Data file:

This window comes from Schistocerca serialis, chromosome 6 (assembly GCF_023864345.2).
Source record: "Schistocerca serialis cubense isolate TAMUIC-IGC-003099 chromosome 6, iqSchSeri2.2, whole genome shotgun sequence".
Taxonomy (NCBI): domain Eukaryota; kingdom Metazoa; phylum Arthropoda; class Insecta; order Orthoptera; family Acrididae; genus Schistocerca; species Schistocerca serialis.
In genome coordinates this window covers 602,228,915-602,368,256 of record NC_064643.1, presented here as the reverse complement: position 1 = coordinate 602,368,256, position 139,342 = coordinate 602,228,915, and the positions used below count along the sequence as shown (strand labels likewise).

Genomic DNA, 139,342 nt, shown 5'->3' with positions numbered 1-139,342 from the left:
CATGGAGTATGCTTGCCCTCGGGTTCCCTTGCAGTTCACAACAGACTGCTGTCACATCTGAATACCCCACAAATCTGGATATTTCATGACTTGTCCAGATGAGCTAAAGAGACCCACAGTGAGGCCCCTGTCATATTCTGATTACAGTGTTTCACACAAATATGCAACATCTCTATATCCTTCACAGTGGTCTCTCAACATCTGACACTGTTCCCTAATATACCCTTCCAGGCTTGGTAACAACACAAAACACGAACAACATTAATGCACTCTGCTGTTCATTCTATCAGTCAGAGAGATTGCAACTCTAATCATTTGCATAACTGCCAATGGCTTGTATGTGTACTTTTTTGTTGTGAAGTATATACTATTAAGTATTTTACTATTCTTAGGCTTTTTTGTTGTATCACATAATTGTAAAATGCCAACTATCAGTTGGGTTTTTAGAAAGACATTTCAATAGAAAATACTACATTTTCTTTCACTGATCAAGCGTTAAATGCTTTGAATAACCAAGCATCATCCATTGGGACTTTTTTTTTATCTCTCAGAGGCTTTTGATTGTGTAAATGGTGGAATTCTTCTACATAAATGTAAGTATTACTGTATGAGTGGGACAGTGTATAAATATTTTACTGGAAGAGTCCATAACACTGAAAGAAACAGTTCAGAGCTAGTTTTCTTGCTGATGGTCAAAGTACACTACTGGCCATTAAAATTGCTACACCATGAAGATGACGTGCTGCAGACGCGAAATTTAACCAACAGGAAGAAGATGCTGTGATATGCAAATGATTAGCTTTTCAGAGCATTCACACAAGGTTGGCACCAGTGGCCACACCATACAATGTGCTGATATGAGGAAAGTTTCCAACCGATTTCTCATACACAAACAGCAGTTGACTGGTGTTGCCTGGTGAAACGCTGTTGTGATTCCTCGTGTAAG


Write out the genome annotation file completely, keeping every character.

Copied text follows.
This window comes from Schistocerca serialis, chromosome 6 (assembly GCF_023864345.2).
Source record: "Schistocerca serialis cubense isolate TAMUIC-IGC-003099 chromosome 6, iqSchSeri2.2, whole genome shotgun sequence".
Taxonomy (NCBI): domain Eukaryota; kingdom Metazoa; phylum Arthropoda; class Insecta; order Orthoptera; family Acrididae; genus Schistocerca; species Schistocerca serialis.
In genome coordinates this window covers 602,228,915-602,368,256 of record NC_064643.1, presented here as the reverse complement: position 1 = coordinate 602,368,256, position 139,342 = coordinate 602,228,915, and the positions used below count along the sequence as shown (strand labels likewise).

Genomic DNA, 139,342 nt, shown 5'->3' with positions numbered 1-139,342 from the left:
CATGGAGTATGCTTGCCCTCGGGTTCCCTTGCAGTTCACAACAGACTGCTGTCACATCTGAATACCCCACAAATCTGGATATTTCATGACTTGTCCAGATGAGCTAAAGAGACCCACAGTGAGGCCCCTGTCATATTCTGATTACAGTGTTTCACACAAATATGCAACATCTCTATATCCTTCACAGTGGTCTCTCAACATCTGACACTGTTCCCTAATATACCCTTCCAGGCTTGGTAACAACACAAAACACGAACAACATTAATGCACTCTGCTGTTCATTCTATCAGTCAGAGAGATTGCAACTCTAATCATTTGCATAACTGCCAATGGCTTGTATGTGTACTTTTTTGTTGTGAAGTATATACTATTAAGTATTTTACTATTCTTAGGCTTTTTTGTTGTATCACATAATTGTAAAATGCCAACTATCAGTTGGGTTTTTAGAAAGACATTTCAATAGAAAATACTACATTTTCTTTCACTGATCAAGCGTTAAATGCTTTGAATAACCAAGCATCATCCATTGGGACTTTTTTTTTATCTCTCAGAGGCTTTTGATTGTGTAAATGGTGGAATTCTTCTACATAAATGTAAGTATTACTGTATGAGTGGGACAGTGTATAAATATTTTACTGGAAGAGTCCATAACACTGAAAGAAACAGTTCAGAGCTAGTTTTCTTGCTGATGGTCAAAGTACACTACTGGCCATTAAAATTGCTACACCATGAAGATGACGTGCTGCAGACGCGAAATTTAACCAACAGGAAGAAGATGCTGTGATATGCAAATGATTAGCTTTTCAGAGCATTCACACAAGGTTGGCACCAGTGGCCACACCATACAATGTGCTGATATGAGGAAAGTTTCCAACCGATTTCTCATACACAAACAGCAGTTGACTGGTGTTGCCTGGTGAAACGCTGTTGTGATTCCTCGTGTAAG